Will Wilkinson reports on the inconsistencies of a happiness researcher. At a seminar presentation on this sort of "data" at LSE, I commented that treating any such subjectively chosen "measures" of happiness, health, well-being, etc., as if they were real, physical measurements that could be statistically analyzed is scientifically on the same level as asking people if various objects moved "slowly," "moderately," "somewhat fast," or "shit-kicking fast," assigning an arbitray number to each answer, and then trying to formulate a science of dynamics based on those numbers.
I believe that the majority of social science "data" are examples of social scientists wishfully imagining that dealing in such meaningless "quantities" can raise the status of their discipline to that accorded the physical sciences. For example, Will critically notes that Oswald, his target, admits: "The key point is that we do not know the shape of the function relating ‘reported happiness’ to actual happiness. This is a serious problem when researchers try to make statements about the curvature of relationships — though not as serious when we talk, as most of the happiness literature does, about the direction of relationships."
But Will implicitly accepts the idea that there is some "function" determinately mapping reported happiness to actual happiness, and that there are meaningful ways to quantitatively measure either. Since 'happiness' is not a physical magnitude but a culturally defined concept, I humbly suggest that there is no way to coherently measure it at all. Consider, for instance, three hypothetical respondents to a survey conducted by a "happiness scientist." For one of them, happiness means thinking that she has helped "God's will be done" in the world. For the second, it means having achieved material plenty. For the third, "happiness" consists in having scored with many potential sexual partners. If each of them rates their happiness as "7" on a scale of one to ten, why in the world should we believe that "7" represents a scientific, objective measure of anything?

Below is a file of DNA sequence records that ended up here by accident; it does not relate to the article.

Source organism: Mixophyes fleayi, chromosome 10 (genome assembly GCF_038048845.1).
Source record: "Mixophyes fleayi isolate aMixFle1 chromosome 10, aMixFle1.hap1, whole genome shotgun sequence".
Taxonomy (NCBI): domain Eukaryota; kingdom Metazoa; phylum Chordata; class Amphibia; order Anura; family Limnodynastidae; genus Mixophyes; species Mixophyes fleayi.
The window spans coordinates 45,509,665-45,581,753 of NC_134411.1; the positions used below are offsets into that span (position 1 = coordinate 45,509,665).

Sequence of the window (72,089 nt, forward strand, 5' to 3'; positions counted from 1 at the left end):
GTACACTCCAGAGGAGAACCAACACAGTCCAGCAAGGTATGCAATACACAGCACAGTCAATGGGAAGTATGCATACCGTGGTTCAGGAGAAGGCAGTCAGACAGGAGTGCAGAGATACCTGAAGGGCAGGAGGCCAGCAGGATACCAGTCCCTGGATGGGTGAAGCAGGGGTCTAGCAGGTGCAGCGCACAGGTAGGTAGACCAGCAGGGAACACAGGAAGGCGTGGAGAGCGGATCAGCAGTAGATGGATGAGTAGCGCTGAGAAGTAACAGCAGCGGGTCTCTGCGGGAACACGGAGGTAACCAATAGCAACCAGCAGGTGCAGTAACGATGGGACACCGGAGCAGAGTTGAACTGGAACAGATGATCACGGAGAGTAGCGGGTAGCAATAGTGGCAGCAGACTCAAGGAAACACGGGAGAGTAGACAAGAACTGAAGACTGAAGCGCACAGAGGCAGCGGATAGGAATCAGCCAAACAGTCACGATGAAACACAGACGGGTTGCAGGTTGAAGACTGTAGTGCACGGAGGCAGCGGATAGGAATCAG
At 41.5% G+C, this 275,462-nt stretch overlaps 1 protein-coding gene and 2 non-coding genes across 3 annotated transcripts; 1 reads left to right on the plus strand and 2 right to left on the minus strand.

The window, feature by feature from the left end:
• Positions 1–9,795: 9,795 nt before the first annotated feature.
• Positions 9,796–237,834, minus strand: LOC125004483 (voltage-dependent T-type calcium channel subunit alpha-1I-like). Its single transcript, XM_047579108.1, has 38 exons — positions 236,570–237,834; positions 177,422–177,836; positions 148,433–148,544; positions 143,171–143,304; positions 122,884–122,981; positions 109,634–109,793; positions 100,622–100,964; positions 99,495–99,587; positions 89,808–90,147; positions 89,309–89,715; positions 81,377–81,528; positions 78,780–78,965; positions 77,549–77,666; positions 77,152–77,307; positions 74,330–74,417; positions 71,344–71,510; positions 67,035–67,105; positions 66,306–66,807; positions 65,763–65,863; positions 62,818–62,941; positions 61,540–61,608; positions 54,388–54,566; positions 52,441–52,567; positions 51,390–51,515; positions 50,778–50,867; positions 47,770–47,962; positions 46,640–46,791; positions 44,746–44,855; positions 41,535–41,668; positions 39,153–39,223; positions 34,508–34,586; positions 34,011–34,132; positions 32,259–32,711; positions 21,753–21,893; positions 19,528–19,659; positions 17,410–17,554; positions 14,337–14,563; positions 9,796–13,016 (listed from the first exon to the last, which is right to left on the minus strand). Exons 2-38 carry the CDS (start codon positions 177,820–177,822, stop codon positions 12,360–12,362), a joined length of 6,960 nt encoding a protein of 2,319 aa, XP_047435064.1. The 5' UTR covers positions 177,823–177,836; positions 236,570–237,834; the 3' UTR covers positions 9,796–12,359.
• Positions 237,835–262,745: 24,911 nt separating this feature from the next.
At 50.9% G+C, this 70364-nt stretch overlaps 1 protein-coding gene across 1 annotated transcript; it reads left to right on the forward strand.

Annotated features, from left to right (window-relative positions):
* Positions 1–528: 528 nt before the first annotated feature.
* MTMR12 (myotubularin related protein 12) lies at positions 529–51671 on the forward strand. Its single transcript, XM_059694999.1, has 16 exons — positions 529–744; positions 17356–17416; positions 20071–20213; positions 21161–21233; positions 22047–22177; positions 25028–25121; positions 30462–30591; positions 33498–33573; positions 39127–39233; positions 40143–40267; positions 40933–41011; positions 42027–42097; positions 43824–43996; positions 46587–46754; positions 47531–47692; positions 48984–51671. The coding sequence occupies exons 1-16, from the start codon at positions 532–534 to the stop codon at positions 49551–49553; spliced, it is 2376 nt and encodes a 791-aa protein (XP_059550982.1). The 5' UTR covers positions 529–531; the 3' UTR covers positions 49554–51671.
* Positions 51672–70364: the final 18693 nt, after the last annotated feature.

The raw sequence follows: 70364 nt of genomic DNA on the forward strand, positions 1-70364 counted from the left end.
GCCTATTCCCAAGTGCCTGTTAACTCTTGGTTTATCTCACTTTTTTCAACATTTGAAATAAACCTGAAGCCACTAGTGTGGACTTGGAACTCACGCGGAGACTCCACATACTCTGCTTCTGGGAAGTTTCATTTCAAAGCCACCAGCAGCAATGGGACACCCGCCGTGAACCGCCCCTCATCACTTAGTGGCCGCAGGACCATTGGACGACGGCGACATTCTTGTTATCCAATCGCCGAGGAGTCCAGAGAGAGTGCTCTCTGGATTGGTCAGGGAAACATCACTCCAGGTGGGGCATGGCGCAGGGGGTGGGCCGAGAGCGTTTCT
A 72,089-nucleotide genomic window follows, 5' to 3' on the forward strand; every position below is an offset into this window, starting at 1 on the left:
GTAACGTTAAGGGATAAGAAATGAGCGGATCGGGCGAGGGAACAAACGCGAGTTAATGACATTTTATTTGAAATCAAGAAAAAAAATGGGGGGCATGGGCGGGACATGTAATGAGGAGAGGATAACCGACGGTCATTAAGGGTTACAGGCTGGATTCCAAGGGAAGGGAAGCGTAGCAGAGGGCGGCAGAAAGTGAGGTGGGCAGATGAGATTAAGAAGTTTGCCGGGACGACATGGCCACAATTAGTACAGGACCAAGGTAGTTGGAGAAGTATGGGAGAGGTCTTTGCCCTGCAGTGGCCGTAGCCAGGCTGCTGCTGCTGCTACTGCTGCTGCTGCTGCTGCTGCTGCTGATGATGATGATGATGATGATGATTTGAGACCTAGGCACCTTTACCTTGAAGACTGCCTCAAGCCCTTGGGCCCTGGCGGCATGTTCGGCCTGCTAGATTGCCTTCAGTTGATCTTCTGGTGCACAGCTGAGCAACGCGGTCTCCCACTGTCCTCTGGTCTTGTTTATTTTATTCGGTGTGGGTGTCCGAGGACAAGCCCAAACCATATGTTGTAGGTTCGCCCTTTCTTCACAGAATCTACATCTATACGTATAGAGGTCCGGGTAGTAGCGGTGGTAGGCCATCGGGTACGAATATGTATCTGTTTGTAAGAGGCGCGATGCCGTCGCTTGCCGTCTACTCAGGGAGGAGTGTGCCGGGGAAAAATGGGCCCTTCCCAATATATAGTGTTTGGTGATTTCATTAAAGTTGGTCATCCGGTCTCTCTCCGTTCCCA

But hey, maybe I'm just overly anal about these things.
Pearce: British Journal for the History of Philosophy Deneen: The American Conservative Chao-Reiss: Computing Reviews
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